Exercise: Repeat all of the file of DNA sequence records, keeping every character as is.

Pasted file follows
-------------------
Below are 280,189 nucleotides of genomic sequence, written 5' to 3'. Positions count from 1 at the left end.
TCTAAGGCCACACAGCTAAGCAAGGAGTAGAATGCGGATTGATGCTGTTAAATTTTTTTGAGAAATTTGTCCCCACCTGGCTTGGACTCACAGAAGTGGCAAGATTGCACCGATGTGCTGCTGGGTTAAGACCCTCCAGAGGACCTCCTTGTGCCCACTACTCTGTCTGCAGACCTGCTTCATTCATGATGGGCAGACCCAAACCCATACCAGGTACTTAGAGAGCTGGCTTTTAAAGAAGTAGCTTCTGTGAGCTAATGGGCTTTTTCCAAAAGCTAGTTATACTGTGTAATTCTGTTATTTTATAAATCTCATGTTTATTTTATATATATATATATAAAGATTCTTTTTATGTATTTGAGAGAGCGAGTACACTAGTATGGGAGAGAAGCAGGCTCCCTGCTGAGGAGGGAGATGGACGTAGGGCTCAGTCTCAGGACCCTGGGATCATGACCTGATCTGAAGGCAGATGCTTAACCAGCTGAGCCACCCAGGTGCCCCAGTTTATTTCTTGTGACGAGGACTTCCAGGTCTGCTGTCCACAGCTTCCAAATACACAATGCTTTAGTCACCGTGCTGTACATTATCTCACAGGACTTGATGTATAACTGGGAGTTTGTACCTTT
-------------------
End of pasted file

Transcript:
Below are 280,189 nucleotides of genomic sequence, written 5' to 3'. Positions count from 1 at the left end.
TCTAAGGCCACACAGCTAAGCAAGGAGTAGAATGCGGATTGATGCTGTTAAATTTTTTTGAGAAATTTGTCCCCACCTGGCTTGGACTCACAGAAGTGGCAAGATTGCACCGATGTGCTGCTGGGTTAAGACCCTCCAGAGGACCTCCTTGTGCCCACTACTCTGTCTGCAGACCTGCTTCATTCATGATGGGCAGACCCAAACCCATACCAGGTACTTAGAGAGCTGGCTTTTAAAGAAGTAGCTTCTGTGAGCTAATGGGCTTTTTCCAAAAGCTAGTTATACTGTGTAATTCTGTTATTTTATAAATCTCATGTTTATTTTATATATATATATATAAAGATTCTTTTTATGTATTTGAGAGAGCGAGTACACTAGTATGGGAGAGAAGCAGGCTCCCTGCTGAGGAGGGAGATGGACGTAGGGCTCAGTCTCAGGACCCTGGGATCATGACCTGATCTGAAGGCAGATGCTTAACCAGCTGAGCCACCCAGGTGCCCCAGTTTATTTCTTGTGACGAGGACTTCCAGGTCTGCTGTCCACAGCTTCCAAATACACAATGCTTTAGTCACCGTGCTGTACATTATCTCACAGGACTTGATGTATAACTGGGAGTTTGTACCTTT